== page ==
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Peñasco is one of the largest historical villages in the mountains south of Taos.

It has been home to the local Native Americans, Picuris, since time immemorial.

Spanish men adventurers and missionaries arrived in the early seventeenth century and married into the local indigenous families. Their descendants continue to farm and raise animals through the present day.

More recently, people from other areas of the US - and the world - have settled in the area, drawn by the beautiful scenery, climate, and rich culture.

Peñasco through the ages


Beginnings and geology...
Peñasco (which means 'Rocky' in the local Spanish dialect) is characterized by its llanos and lush valley.  Peñasco's elevation is 7,685 feet, and it sits at the foot of the beautiful Jicarita Peak - which is 12,835 feet in elevation. The area is rich in geological history, and attracts students and 'rock hounds' from across the US.  As you drive or hike in the area, you'll notice an abundance of rounded boulders. These were formed millenia ago when the area was covered with glaciers which carried rocks along and wore them smooth.  In more recent history, minerals were mined locally, including : pink muscovite, lapidolite, schist, quartz, biotite, calcite, in the Harding Mine site and vicinity. For a Harding Mine Permit and Release call 505 277 4204

First people
Picuris Pueblo: One of the oldest continually occupied settlements in North America - a northern Tiwa (part of the Tanoan language family) speaking community, Picuris Pueblo sits on the western slopes of the Sangre de Cristo mountain range.
The people moved to their current site in approximately 1250
.from the Pot Creek area, which is a few miles south of Taos, on the High Road. Traces of their original settlement can still be seen there.  The reasons are unclear, but Pot Creek may not have been as defensible from frequent raids by the Plains Indians in the east.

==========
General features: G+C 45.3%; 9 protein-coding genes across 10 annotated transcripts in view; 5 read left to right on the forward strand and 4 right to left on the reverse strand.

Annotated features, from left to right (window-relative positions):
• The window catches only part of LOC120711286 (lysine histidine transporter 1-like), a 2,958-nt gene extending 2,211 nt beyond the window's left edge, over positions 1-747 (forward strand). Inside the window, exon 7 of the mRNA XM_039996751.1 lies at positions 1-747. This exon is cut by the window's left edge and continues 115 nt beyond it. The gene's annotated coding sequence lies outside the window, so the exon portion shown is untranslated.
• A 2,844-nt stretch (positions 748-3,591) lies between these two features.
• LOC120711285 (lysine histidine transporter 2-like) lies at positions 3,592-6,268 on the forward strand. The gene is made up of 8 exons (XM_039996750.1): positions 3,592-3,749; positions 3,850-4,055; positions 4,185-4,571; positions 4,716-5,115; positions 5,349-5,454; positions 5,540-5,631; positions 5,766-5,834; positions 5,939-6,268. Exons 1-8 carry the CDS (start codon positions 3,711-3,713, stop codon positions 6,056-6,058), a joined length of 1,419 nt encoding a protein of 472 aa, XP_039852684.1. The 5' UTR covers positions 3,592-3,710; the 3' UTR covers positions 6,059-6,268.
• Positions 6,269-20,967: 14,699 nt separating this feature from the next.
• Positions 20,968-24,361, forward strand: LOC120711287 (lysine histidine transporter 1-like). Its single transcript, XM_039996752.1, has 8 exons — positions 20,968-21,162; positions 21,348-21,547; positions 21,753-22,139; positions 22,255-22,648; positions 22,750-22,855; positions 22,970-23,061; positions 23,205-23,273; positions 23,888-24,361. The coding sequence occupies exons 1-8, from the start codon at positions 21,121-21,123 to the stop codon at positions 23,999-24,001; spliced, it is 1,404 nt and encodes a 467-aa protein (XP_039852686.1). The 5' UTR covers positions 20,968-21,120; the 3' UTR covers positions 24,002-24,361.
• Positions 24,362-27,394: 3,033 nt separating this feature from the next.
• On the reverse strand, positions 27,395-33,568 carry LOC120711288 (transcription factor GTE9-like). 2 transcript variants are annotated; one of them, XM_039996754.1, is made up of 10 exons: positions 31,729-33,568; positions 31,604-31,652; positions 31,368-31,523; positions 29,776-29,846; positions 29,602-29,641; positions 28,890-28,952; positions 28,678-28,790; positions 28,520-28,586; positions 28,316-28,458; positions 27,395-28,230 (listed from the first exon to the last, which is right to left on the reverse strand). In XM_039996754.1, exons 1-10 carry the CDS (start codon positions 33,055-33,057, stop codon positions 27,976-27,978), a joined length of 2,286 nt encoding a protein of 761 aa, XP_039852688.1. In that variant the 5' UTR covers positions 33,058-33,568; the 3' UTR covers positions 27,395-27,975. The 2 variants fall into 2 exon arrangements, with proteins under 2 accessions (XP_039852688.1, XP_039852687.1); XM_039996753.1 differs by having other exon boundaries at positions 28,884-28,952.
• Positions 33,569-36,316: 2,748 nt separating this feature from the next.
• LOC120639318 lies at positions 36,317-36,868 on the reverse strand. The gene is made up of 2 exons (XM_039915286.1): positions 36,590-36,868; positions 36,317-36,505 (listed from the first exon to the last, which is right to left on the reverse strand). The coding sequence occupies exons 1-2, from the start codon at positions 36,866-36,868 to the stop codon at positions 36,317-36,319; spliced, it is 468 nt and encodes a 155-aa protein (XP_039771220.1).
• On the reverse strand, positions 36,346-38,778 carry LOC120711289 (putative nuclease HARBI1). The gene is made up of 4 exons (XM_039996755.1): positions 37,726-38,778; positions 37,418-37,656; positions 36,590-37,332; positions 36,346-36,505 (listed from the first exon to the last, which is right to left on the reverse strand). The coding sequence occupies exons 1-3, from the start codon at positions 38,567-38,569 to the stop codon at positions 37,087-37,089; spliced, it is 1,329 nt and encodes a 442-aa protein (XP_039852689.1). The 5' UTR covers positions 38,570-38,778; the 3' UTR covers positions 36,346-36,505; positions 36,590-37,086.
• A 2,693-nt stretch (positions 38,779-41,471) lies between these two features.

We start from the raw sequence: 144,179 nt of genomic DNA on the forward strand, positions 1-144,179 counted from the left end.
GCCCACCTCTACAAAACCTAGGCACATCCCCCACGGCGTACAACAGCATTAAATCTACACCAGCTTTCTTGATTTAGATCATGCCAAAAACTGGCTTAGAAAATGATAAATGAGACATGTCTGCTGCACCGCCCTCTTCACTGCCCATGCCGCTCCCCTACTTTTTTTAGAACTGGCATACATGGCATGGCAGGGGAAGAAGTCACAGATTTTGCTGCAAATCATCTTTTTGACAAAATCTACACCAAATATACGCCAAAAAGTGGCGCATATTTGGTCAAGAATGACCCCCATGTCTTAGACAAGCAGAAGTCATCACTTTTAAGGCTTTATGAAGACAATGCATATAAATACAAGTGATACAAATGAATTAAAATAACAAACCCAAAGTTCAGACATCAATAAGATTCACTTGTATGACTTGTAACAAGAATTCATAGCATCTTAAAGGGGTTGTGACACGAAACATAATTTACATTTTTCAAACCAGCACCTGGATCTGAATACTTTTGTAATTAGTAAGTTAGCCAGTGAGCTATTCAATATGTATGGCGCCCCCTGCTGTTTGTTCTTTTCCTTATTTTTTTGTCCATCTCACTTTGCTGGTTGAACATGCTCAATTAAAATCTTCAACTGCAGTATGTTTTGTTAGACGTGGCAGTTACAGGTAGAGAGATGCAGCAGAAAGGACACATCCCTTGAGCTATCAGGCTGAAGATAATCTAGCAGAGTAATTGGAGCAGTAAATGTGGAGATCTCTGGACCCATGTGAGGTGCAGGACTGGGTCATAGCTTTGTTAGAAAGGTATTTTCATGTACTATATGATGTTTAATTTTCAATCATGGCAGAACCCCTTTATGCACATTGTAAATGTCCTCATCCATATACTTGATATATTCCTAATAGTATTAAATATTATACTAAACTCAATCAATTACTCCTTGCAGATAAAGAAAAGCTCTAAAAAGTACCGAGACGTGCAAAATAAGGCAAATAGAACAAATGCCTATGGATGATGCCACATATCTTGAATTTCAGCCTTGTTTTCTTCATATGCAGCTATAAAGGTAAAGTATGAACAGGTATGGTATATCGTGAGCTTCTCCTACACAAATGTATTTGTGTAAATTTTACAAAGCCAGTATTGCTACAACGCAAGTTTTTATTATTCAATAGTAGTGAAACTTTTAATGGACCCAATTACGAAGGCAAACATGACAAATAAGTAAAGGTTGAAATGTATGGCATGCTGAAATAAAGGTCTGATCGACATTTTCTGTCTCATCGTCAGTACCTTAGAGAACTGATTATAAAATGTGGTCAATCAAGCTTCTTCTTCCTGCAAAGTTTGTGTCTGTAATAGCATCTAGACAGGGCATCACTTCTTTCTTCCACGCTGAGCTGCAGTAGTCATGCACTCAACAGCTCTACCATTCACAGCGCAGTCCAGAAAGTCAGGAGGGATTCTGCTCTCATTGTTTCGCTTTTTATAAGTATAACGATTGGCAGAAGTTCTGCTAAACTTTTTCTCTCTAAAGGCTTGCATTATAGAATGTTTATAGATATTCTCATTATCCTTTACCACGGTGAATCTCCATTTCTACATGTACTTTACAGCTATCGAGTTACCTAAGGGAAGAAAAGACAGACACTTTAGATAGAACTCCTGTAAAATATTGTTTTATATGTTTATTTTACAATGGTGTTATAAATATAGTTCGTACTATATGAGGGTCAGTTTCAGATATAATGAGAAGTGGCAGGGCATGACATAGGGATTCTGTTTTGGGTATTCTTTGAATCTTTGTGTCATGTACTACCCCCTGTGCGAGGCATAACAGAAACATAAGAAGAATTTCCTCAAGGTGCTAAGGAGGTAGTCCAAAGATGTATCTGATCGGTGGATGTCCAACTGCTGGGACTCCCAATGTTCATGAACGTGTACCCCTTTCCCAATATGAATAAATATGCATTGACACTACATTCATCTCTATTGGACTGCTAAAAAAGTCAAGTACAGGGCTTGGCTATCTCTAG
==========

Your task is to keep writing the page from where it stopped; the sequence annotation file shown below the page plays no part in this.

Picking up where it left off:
The Picuris' own name for their pueblo is Pinguiltha, meaning "mountain warrior place" or "mountain pass place."
When the Spanish first arrived, Don Juan de Oñate originally named the pueblo Pikuria—'those who paint'.
As withTaos Pueblo, the people of Picurís were influenced by Plains Indian culture, particularly the Apaches.

​The pueblo was visited by the Coronado expedition in 1540 and in 1598 Oñate established the San Lorenzo de Picurís Mission.  It is believed that the original church was built soon after 1620 and by 1629 San Lorenzo was an important mission.

Tu-pa-tu the pueblo governor was heavily involved in organizing the Pueblo Revolt of 1680 and, after succeeding Po-pé (the main leader of the revolt) he went on to become a powerful and influential chieftain.
The Picuris abandoned their pueblo in 1680 but soon after 1692 (following the reconquest by De Vargas) the pueblo was rebuilt on or near the old site.


Picurís was once one of the largest Tiwa pueblos, but as of the 2000 census, the 1,801 registered tribal members were scattered across the US and only 86 of them lived on the Pueblo. There is still great pride in being a tribal member and continuing the tribal traditions.


Spanish Settlements and Agricultural Traditions

According to local historical documents, Peñasco was 'founded' in 1796, with three small Spanish settlements.
 The first immigrants brought with them agricultural traditions and animals, including the churro sheep that were so important for their fleeces and meat.   Interestingly, records indicate that no women or families were brought from Spain, and the original settlers intermarried with the Picuris people to start the family lines that still exist today.

The first farmers melded their Spanish and north African irrigation methods with those of the pueblo Indians, and established the first acequia systems in New Mexico.  The acequias and governance systems are still in use today, and are the oldest form of self-government in the country.  You can read more about this interesting history here. 


New Arrivals

In the late 1960s young people arrived from other areas of the US, and Llano San Juan - just outside Peñasco - became the center for the southwest Hog Farm - a commune for artists, musicians, farmers, and other alternative lifestyles.  Some of the original residents still live in the area, and have fascinating stories to tell of their - often hard - experiences eking a living from the land and working to be self-sufficient.

More recently people with familial roots here are returning to live in the Peñasco valley, joining newcomers who are attracted to this beautiful area.   Ancestral homes are being restored and revitalized, and there's a huge contribution of new skills and energy to the community. 


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